Hilde Weisert

The Transit Hall on Pier 86
July 25, 2016 Weisert Hilde

The Transit Hall on Pier 86


They say there’s a place in the brain for faces

and I believe it, this headache a claw

into raw nerves, the strain of testing

so many men’s faces for my one “Father”


as the boat empties and the transit hall

fills with women, children, and one plausible man

after another whose face dissolves

with study. For a moment each one


could be him, ruddy, regular, a gaze returned

into my face, which has its own brain

place also working hard to make

something recognizable as a daughter


out of so many raw nerves. The looking and the looked-at

swim – these places in the brain are wet, gelid,

something out of Coelenterata that starts to wave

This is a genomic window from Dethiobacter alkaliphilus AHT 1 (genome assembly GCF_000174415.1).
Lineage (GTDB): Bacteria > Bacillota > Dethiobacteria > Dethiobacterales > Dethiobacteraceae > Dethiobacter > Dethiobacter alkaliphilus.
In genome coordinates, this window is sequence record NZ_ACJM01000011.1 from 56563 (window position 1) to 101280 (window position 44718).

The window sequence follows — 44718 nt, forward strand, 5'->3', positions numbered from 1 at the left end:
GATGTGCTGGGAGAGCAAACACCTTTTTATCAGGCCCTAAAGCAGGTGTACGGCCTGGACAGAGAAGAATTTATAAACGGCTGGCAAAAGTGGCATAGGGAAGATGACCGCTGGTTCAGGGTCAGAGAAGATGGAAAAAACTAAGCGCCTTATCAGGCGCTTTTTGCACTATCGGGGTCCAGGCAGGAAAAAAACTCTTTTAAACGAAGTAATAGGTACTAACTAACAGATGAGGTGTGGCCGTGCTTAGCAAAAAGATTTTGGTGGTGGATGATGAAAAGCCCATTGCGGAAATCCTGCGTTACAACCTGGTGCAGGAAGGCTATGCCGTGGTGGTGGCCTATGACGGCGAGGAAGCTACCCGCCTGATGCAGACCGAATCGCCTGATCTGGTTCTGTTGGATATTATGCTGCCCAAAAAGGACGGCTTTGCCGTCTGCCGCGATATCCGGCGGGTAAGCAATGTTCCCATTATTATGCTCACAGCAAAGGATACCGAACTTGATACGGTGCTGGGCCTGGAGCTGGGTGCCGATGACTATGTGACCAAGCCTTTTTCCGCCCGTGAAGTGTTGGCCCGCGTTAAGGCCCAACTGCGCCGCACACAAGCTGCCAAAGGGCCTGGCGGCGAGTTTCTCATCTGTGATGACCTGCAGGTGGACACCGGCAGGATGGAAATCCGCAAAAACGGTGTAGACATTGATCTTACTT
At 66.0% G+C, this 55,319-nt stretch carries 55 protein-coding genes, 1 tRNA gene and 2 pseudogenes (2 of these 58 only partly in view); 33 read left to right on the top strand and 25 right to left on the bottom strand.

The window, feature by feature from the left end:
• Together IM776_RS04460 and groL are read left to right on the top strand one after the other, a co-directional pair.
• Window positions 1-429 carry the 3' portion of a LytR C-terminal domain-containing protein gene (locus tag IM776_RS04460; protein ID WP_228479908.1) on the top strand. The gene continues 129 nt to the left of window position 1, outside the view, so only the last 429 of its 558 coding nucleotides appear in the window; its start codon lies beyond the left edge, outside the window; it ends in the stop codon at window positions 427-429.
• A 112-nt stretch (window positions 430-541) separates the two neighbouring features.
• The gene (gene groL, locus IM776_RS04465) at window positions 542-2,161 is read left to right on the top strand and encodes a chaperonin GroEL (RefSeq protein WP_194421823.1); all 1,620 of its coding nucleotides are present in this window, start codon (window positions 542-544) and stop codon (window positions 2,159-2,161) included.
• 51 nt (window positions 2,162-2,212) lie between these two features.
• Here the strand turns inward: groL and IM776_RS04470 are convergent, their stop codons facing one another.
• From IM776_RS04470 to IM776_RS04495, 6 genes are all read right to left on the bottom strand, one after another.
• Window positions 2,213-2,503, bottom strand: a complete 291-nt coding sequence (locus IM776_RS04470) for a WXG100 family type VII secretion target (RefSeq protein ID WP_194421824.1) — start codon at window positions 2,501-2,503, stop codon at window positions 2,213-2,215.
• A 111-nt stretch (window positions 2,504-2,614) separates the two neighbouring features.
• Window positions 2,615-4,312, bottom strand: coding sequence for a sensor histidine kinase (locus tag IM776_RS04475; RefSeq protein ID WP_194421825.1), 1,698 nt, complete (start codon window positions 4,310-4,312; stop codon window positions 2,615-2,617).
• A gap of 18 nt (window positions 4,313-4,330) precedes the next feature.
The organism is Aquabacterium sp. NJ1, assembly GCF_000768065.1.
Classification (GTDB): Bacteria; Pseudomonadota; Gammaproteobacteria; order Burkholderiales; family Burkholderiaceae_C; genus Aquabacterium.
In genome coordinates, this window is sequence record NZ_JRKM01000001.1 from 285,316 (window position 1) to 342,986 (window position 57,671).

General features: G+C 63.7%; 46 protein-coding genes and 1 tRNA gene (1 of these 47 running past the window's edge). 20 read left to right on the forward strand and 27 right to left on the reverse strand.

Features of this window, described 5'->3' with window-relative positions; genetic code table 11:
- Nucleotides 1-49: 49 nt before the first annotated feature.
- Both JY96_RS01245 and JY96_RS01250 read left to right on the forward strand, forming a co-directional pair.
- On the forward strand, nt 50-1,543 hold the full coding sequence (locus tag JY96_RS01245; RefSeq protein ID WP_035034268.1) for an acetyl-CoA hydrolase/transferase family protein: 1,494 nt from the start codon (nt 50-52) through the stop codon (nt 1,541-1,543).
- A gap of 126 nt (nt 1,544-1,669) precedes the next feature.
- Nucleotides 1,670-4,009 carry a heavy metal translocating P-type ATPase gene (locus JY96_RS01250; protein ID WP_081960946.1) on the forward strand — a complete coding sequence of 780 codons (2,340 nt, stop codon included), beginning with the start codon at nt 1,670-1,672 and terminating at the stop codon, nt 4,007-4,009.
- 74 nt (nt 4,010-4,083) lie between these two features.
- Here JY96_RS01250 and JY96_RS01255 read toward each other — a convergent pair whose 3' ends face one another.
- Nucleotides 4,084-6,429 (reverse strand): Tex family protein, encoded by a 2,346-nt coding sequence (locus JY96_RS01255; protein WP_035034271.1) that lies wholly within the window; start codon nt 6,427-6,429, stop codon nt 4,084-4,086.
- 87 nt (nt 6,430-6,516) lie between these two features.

at this handsome new father until his hard


square eyes break my floundering smile

into one more mistake. A decade is long

when you are twenty. The long hall rings

with “Hello’s!”, feet on pavement, the clamoring


embrace. When I see him, I am alone,

and at his eyes, drop my own, ashamed

I tried so many strangers on, itinerants against

the one face that goes here, and whose eyes


I could have lost when they are the same

as mine. Mine that I work to raise, bringing up

a woman’s face out of a child’s, and offering my father

a hand, dry and outstretched.

Hilde Weisert’s poetry collection The Scheme of Things was published by David Robert Books in 2015.  Ms. Weisert won the CALYX Journal’s 2008 Seventh Annual Lois Cranston Memorial Prize. Her poems have appeared in such magazines as Ms., Prairie Schooner, The Sun, and Southern Poetry Review. She is a Geraldine Dodge Poet and a 2009 and 2016 resident fellow at the Virginia Center for the Creative Arts. She is also co-founder of the Society for Veterinary Medicine and Literature, promoting the reading of poetry in the veterinary medicine curriculum.